You see, because of the operator fatigue envolved with scanning the waterfall for our signals manually, civilian SIGINT operators are focusing on strong, wide signals. Signals which are easy to see or hear in the waterfall. Government, Military and NGOs most certainly automate the signal detection process. For them it is better to fly low and avoid the radar. Even so, from the moment our signal is detected, there is a chain of command and logistics process initiated, before any action on our signal will take place. How much time is our best guess.

I understand this is an advanced survival radio topic and more abstract than most. Apologies for that, but it is what it is.
Bottom line:

  • Understand the electromagnetic footprint of your chosen mode.
  • Use as little power as possible to reduce that footprint.
  • Make up for using lower power by using narrow bandwidth data when possible.
  • Take advantage of the increased operating time and greater efficiency of narrow bandwidth comms.
  • Take advantage of the increased security of low power, narrow bandwidth comms.
  • Understand how low power and narrow bandwidth can also reduce your comms loadout.
  • Incorporate modes like JS8Call, VarAC 500hz, VaraHF 500hz, into your communications plan.
  • Utilize NVIS to further mask your RF footprint from civilian eavesdroppers.

73
Julian oh8stn
YouTube http://www.youtube.com/c/oh8stn
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12 Comments

  1. Julian – very thoughtful here, thank you. To further the concept of efficiency, maybe we can think another concept like time on the air. We might debate whether wider bandwidth and more power might be better w.r.t. detection/location. Here’s a thought — your plot there is describing power spectral density (PSD), a measure of power per Hz.

    If you are hearing my transmission of 10W on a VaraHF 500Hz Winlink call, you’ll see it (500Hz wide signal) as some brightness depending on the path loss between us. If I chose to send the same email at full BW (let’s say ~2500Hz) at 50W, you’d see the same brightness of a waterfall because it was the same PSD (five times the BW and five times the power)… but you’d see it for 5x less time on the air.

    If you agree that when using a spectrum scope with a resolution bandwidth (the size of the frequency “bin”) in the Hz range, then the only way to reduce the brightness is to reduce the PSD. Running narrow BW makes this higher, not lower, for the same power.

    Final thought — for digital comms where there is a fixed length payload to move allows:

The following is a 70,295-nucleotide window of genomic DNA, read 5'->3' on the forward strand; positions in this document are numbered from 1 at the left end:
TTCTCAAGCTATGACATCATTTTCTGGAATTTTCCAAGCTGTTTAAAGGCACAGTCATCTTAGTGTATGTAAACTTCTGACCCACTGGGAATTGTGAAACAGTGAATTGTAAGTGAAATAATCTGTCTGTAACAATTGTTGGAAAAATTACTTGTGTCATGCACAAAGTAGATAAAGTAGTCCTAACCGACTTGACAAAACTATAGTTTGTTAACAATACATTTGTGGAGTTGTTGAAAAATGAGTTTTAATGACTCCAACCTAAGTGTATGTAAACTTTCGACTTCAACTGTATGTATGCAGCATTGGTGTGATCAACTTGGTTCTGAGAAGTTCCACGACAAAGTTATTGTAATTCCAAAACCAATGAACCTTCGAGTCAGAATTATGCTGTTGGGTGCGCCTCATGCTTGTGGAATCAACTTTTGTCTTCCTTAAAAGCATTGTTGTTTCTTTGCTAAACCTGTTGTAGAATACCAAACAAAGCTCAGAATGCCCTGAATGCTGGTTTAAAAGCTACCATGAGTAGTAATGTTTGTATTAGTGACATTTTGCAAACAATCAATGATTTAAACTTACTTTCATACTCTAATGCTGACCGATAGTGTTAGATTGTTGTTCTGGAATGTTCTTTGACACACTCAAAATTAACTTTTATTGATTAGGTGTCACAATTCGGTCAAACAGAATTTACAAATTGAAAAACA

• the exchange to happen faster
    • frees up the medium (channel) for others
    • gets you off the air faster to avoid detection if being done real-time
    • might offer a higher efficiency operating point for your transmitter — less energy consumed for the message

    To my signals-and-systems friends — Are there un-encrypted spreading techniques like CDMA that we can employ? The norm seems to be to improve received SNR by reducing the channel bandwidth… but with coding techniques we can burn power and time on the air by sending many more bits than we have actual information to send, and spread the resulting coded message over a very large BW — hiding in the noise, and relying on de-spreading to recover. I’ll look into this.

    • Excellent points and lesson.
      My theory is we not only reduce bandwidth but reduce output power. Then take advantage of data modes which can decode at very lower signal to noise ratio, like JS8 or VaraHF. We’ve tested this many times with JS8 and VarAC. The operator on the transmitter side reduces output power, while reducing bandwidth. This is easier to see with js8. As power is reduced, that signal in the waterfall fades out of view from from the receiving stations waterfall, while is still being perfectly readable by the software. VaraHF wasn’t probably the best example. JS8call certainly is with its ability to decode far below the noise floor.

      I agree, we spend much more time on air as the narrow bandwidth data signal means longer time to send the message. Keep in mind we’re using the narrow bandwidth because we either don’t have available or don’t want to use higher power. So the question is really which one is more efficient. Sending slow data over a longer period of time, or blasting out that same amount of data in a shorter period of time but with higher power!? If we consider the efficiency of the radio. An Icom IC705, TX500, KX2 are far more efficient than an 891 or 7300 we would use to send out higher power. This is true even at the same output power eg 10 watts. The overhead of the QRO radios is quite poor.